Google is changing the way it deals with long tail search. In short, as it struggles to monetise lengthier and more specific search queries, it is increasingly promoting big brands and aggressively targeting common search queries through AdWords. As a result, the head of the demand curve has become bulkier and the long tail is gradually disappearing.
In this paper, we’re taking a closer look at the “long tail” phenomenon. We’ll illustrate how, in many ways, the digital boom democratised the consumer market by making niche “long tail” products and services more accessible. We’ll examine how big brands have fought back and, also, how Google has helped to facilitate the change.
What are the origins of the long tail?
Long tail search engine marketing refers to the practice of drawing custom to a website from less frequent search queries. The term was coined by author and editor of Wired, Chris Anderson, who argued that our consumer culture had shifted away from prioritising a small number of mainstream markets and products – the head of the demand curve – towards a much larger number of niches – known as the long tail.
In 2006, Anderson published “The Long Tail: Why the Future of Business is Selling Less of More”, which expanded upon a set of observations he penned two years previously.
In 1997, Jon Krakauer released Into Thin Air, a book about the 1996 Mount Everest disaster, which claimed the lives of eight climbers. It sold very well. A decade previously, British mountaineer, Joe Simpson, published Touching the Void, recounting his nearly fatal climb of Siula Grande in the Peruvian Andes – sales had been fairly modest. Following the success of Into Thin Air, however, sales for Simpson’s book curiously, and dramatically, picked up.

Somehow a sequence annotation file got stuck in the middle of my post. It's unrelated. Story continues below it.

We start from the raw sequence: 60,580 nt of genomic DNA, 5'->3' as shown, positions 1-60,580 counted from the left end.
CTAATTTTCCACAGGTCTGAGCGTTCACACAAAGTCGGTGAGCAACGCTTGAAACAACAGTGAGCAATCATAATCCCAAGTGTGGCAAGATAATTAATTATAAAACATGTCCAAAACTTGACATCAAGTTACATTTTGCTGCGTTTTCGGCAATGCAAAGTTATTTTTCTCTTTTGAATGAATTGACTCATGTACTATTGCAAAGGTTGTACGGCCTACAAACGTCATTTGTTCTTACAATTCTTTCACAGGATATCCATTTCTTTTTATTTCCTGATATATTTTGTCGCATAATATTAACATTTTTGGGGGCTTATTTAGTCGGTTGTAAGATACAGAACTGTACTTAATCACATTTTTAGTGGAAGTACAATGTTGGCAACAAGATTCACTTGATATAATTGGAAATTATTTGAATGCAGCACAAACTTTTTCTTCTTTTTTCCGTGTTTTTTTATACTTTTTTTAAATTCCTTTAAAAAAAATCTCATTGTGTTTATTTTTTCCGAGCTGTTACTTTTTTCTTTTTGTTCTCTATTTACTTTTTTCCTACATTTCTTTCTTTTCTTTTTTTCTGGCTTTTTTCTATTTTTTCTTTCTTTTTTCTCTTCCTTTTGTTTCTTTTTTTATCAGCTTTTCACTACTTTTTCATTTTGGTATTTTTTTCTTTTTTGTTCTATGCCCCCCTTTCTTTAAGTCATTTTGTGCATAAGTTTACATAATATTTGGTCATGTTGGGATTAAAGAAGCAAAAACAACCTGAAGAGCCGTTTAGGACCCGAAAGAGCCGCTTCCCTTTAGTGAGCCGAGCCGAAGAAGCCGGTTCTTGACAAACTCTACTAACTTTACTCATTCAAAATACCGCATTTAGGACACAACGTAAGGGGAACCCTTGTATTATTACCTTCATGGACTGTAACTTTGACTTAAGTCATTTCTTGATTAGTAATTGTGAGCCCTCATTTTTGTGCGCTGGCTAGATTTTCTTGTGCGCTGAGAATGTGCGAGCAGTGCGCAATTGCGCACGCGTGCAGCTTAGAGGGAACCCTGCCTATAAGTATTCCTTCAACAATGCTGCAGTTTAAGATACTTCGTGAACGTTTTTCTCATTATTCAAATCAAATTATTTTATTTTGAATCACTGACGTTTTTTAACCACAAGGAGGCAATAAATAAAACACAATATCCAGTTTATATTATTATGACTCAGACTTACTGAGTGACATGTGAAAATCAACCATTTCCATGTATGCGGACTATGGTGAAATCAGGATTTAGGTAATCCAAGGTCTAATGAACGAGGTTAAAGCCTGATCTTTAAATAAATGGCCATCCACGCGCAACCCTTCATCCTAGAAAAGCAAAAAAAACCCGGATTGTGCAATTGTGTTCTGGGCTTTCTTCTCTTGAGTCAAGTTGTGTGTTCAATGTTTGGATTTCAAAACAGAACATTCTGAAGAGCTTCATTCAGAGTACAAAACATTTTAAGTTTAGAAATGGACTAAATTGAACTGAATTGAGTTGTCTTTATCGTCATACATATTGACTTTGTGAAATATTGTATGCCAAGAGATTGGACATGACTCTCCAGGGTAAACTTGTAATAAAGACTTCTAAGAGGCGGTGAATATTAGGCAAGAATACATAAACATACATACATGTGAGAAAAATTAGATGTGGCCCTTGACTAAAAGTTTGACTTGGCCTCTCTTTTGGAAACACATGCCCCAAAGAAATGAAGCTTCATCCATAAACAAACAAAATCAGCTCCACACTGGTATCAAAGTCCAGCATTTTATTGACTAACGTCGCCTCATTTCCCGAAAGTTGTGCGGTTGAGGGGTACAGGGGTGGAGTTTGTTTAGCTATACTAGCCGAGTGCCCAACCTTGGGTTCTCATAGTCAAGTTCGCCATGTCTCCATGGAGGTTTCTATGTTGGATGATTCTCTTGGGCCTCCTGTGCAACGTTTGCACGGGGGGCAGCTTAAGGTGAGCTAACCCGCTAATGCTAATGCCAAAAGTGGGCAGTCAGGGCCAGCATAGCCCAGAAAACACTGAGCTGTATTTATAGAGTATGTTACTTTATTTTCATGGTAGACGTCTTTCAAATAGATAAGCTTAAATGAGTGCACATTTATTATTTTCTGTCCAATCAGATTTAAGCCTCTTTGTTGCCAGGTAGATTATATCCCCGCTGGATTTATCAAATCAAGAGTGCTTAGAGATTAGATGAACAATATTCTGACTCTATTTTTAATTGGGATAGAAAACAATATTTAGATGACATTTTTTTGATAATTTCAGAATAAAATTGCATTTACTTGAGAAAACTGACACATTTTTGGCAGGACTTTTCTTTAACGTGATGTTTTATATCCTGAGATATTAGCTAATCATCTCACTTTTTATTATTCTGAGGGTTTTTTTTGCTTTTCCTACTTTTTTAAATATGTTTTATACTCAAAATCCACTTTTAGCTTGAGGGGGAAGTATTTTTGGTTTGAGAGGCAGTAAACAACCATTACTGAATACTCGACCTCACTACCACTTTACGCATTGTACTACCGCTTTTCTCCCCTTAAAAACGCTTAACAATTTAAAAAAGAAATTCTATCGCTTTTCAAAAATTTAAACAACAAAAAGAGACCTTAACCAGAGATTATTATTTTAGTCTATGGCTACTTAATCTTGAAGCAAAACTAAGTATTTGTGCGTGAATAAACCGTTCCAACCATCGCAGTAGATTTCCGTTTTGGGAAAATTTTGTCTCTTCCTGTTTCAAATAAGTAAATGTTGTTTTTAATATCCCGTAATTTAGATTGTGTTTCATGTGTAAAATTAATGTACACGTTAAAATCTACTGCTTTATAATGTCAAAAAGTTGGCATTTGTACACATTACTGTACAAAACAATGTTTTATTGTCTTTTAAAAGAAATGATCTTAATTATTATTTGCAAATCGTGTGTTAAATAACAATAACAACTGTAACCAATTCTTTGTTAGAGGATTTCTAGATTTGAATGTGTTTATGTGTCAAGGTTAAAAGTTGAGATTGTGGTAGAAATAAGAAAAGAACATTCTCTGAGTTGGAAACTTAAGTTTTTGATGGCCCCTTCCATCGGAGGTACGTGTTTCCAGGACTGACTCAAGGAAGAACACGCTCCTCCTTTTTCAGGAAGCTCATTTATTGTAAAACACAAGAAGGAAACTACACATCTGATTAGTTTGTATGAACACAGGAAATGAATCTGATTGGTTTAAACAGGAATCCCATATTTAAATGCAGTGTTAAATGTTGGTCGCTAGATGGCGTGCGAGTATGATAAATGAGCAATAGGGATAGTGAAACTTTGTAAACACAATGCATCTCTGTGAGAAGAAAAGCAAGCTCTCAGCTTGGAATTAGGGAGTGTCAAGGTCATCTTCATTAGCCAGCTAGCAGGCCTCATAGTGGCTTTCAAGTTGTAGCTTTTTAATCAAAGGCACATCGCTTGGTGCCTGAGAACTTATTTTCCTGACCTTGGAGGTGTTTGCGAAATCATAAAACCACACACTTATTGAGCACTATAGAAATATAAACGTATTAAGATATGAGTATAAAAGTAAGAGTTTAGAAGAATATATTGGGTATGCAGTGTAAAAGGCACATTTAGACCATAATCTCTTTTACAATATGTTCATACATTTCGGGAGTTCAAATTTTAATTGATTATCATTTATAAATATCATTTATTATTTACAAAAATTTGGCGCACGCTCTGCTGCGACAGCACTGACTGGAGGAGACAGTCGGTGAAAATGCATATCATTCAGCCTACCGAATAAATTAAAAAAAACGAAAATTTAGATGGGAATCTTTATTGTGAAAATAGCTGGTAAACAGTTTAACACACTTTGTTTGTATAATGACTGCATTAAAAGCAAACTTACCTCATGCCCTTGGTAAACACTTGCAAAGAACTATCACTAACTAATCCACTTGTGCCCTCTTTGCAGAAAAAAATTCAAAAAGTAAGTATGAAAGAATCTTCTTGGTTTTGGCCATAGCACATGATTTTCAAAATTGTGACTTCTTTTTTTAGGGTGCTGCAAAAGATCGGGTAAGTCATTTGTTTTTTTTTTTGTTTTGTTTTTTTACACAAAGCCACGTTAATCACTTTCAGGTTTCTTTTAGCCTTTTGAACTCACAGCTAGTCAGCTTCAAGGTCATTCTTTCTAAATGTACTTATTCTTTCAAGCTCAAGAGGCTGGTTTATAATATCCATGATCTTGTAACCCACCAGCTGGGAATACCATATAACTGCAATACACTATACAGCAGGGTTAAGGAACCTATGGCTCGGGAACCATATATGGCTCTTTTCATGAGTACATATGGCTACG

So “what happened?”, Anderson asked. Amazon recommendations happened. “The online bookseller’s software noted patterns in buying behaviour and suggested that readers who liked Into Thin Air would also like Touching the Void”, he wrote. “People took the suggestion, agreed wholeheartedly, wrote rhapsodic reviews. More sales, more algorithm-fuelled recommendations, and the positive feedback loop kicked in.”
Amazon fuelled a new phenomenon “by combining infinite shelf space with real-time information about buying trends and public opinion.” As a consequence, the demand for a previously obscure book rocketed. In 2003 it was turned into a critically and commercially successful documentary of the same name, winning the BAFTA for Best British film. And, in 2014, the book was introduced as part of AQA’s GCSE English Literature course.
So, it was quite the unexpected turn around – all thanks to Amazon’s recommendation algorithm and the long tail.
In the world of online search the “tail” is indefinite and the combined total of less known search queries easily surpasses the sum of popular searches. This trend is otherwise known as the “Pareto principle” or the 80-20 rule, stating that about 80% of effects derive from 20% of causes.
In 1906, the Italian economist, Vilfredo Pareto, observed that 80% of all the land in Italy was owned by just 20% of the population and, similarly, 20% of the pea pods in his garden contained 80% of his peas.
The Pareto Principle is applicable to a surprising number of business and economic matters. In most countries, 20% of people earn 80% of the national income. And, with regards to online sales, 20% of customers purchase 80% of sales, meaning that the majority of keyword traffic lies in the long tail of search.